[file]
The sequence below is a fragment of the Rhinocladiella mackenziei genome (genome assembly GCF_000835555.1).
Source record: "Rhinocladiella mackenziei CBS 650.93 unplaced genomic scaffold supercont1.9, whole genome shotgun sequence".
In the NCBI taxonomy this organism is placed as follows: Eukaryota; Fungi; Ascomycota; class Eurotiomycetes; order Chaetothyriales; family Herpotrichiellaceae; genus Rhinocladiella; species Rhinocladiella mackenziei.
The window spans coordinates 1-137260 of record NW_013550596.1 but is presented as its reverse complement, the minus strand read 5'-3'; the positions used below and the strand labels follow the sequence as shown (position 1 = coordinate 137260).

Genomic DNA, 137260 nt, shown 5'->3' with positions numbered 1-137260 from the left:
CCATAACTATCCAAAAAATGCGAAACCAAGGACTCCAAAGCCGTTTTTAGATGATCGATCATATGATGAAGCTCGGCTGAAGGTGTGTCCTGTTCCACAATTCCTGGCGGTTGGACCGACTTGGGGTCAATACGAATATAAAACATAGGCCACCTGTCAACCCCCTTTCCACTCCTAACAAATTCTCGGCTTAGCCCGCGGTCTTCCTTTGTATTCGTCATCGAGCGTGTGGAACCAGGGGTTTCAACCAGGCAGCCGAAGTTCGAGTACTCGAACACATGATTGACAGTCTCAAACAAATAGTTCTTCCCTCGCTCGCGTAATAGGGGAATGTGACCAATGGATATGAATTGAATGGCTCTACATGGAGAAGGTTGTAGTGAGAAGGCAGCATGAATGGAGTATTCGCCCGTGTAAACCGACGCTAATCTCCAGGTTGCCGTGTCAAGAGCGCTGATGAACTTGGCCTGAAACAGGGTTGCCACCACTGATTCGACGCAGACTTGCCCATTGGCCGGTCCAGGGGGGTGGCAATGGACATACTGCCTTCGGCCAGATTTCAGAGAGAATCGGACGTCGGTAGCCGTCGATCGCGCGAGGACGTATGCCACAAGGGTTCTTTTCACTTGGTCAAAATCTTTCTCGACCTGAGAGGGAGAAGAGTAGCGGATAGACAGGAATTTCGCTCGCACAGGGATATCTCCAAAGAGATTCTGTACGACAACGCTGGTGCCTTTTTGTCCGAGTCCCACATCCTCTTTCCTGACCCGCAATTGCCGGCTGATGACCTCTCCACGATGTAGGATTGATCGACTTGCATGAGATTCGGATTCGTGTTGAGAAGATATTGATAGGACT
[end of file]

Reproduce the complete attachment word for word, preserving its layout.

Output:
The sequence below is a fragment of the Rhinocladiella mackenziei genome (genome assembly GCF_000835555.1).
Source record: "Rhinocladiella mackenziei CBS 650.93 unplaced genomic scaffold supercont1.9, whole genome shotgun sequence".
In the NCBI taxonomy this organism is placed as follows: Eukaryota; Fungi; Ascomycota; class Eurotiomycetes; order Chaetothyriales; family Herpotrichiellaceae; genus Rhinocladiella; species Rhinocladiella mackenziei.
The window spans coordinates 1-137260 of record NW_013550596.1 but is presented as its reverse complement, the minus strand read 5'-3'; the positions used below and the strand labels follow the sequence as shown (position 1 = coordinate 137260).

Genomic DNA, 137260 nt, shown 5'->3' with positions numbered 1-137260 from the left:
CCATAACTATCCAAAAAATGCGAAACCAAGGACTCCAAAGCCGTTTTTAGATGATCGATCATATGATGAAGCTCGGCTGAAGGTGTGTCCTGTTCCACAATTCCTGGCGGTTGGACCGACTTGGGGTCAATACGAATATAAAACATAGGCCACCTGTCAACCCCCTTTCCACTCCTAACAAATTCTCGGCTTAGCCCGCGGTCTTCCTTTGTATTCGTCATCGAGCGTGTGGAACCAGGGGTTTCAACCAGGCAGCCGAAGTTCGAGTACTCGAACACATGATTGACAGTCTCAAACAAATAGTTCTTCCCTCGCTCGCGTAATAGGGGAATGTGACCAATGGATATGAATTGAATGGCTCTACATGGAGAAGGTTGTAGTGAGAAGGCAGCATGAATGGAGTATTCGCCCGTGTAAACCGACGCTAATCTCCAGGTTGCCGTGTCAAGAGCGCTGATGAACTTGGCCTGAAACAGGGTTGCCACCACTGATTCGACGCAGACTTGCCCATTGGCCGGTCCAGGGGGGTGGCAATGGACATACTGCCTTCGGCCAGATTTCAGAGAGAATCGGACGTCGGTAGCCGTCGATCGCGCGAGGACGTATGCCACAAGGGTTCTTTTCACTTGGTCAAAATCTTTCTCGACCTGAGAGGGAGAAGAGTAGCGGATAGACAGGAATTTCGCTCGCACAGGGATATCTCCAAAGAGATTCTGTACGACAACGCTGGTGCCTTTTTGTCCGAGTCCCACATCCTCTTTCCTGACCCGCAATTGCCGGCTGATGACCTCTCCACGATGTAGGATTGATCGACTTGCATGAGATTCGGATTCGTGTTGAGAAGATATTGATAGGACT